All members of the Allegheny County Schools Health Insurance Consortium are eligible to schedule a virtual visit. A smartphone, tablet or a computer is what is needed to connect with a healthcare professional. Those interested in a video visit should go to or download the MyChart app in the App Store or Google Play.

Preiss lauds the convenience of virtual visits, noting how it eliminates the need for a patient to drive to a doctor’s office, wait to see their physician and then drive home. She mentions how it can also replace most in-person consultations and follow-up visits.

Ailments commonly treated via a virtual doctor’s visit include allergies, colds and flu, rashes, sprains and strains and sports injuries. Preiss says it is helpful if a patient is able to weigh themselves and have had their blood pressure checked recently before logging on for a video call to share that information with their doctor.

“What’s nice is that with the video visit I can still see the patient and they can still see me,” Preiss says. “We can still go over their medical records just like a normal in-person visit. If they are experiencing a throat condition, I can ask them to cough to help me diagnose it; or if they have a rash, they can show me and I can identify it. The video visits have their advantages, but there are also limitations.”

The biggest limitation is that a full, comprehensive exam cannot be completed, Preiss says. Technology is another limitation. The patient must have a smartphone, iPad or computer, as well as internet or Wi-Fi access. While most have a computer or smartphone device, there are still some patients without them or who struggle with modern tech tools. Preiss typically sees between 12-15 patients daily, and she says roughly half are opting for the virtual visit.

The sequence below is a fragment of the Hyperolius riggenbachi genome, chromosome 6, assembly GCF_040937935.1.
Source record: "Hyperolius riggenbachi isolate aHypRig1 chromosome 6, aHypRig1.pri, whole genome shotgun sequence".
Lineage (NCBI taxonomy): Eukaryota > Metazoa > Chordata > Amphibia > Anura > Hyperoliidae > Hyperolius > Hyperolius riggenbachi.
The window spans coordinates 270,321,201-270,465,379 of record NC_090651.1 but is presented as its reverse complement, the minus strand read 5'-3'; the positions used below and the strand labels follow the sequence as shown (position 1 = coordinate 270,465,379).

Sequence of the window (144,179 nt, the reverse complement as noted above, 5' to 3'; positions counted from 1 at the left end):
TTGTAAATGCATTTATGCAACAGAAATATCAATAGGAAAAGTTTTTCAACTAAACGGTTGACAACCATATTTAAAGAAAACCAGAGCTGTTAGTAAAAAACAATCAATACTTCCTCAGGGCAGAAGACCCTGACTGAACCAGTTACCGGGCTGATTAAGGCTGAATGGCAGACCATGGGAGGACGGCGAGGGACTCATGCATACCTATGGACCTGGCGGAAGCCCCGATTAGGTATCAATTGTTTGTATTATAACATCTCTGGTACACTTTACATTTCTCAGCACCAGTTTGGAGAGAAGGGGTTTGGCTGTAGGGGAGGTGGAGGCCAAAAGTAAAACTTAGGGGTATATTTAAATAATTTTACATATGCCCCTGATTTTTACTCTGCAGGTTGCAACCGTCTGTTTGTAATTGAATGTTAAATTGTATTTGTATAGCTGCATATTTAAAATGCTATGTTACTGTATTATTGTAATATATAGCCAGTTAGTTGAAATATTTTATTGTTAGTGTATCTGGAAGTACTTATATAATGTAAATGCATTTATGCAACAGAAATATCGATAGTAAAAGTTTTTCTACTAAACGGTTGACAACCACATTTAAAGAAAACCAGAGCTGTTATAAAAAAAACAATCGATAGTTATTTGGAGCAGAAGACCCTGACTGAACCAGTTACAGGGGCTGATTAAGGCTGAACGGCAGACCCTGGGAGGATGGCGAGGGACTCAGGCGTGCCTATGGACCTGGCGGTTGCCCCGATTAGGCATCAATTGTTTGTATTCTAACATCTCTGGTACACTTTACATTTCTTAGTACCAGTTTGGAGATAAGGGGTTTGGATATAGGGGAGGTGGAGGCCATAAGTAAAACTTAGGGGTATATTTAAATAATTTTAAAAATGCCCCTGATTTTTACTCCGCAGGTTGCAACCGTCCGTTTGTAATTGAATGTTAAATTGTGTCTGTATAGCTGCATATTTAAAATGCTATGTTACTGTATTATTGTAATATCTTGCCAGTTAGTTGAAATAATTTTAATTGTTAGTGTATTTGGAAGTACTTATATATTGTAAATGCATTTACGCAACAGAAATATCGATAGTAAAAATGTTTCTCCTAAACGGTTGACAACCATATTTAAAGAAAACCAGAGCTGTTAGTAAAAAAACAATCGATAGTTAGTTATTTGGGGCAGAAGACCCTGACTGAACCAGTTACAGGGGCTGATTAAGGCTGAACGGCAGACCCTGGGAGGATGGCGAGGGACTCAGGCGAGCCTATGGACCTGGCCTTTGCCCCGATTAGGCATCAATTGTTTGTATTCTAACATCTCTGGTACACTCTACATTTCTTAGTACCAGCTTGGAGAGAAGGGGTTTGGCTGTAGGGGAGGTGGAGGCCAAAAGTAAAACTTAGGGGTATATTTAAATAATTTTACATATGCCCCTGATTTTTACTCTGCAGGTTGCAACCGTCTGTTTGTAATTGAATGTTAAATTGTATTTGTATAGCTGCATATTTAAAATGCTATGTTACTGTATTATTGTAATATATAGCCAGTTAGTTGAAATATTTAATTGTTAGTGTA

“About 50 percent of my visits are now via video,” Preiss says. “Covid-19 patients are instructed not to see their primary care physician, so your doctor’s office is actually a pretty safe place. But we are still recommending people schedule virtual visits.”

In addition to keeping her patients healthy and safe with a virtual doctor’s visit, Preiss says she has enjoyed just being able to “see” her patients during this unprecedented time.

“My patient base includes great-grandmothers all the way down to newborns,” she says. “I’ve treated the whole family, and you really do develop a relationship with them; so it’s been nice to be able to find out how they are doing and have contact with them. I think [virtual visits] really strengthen the bond of primary care.”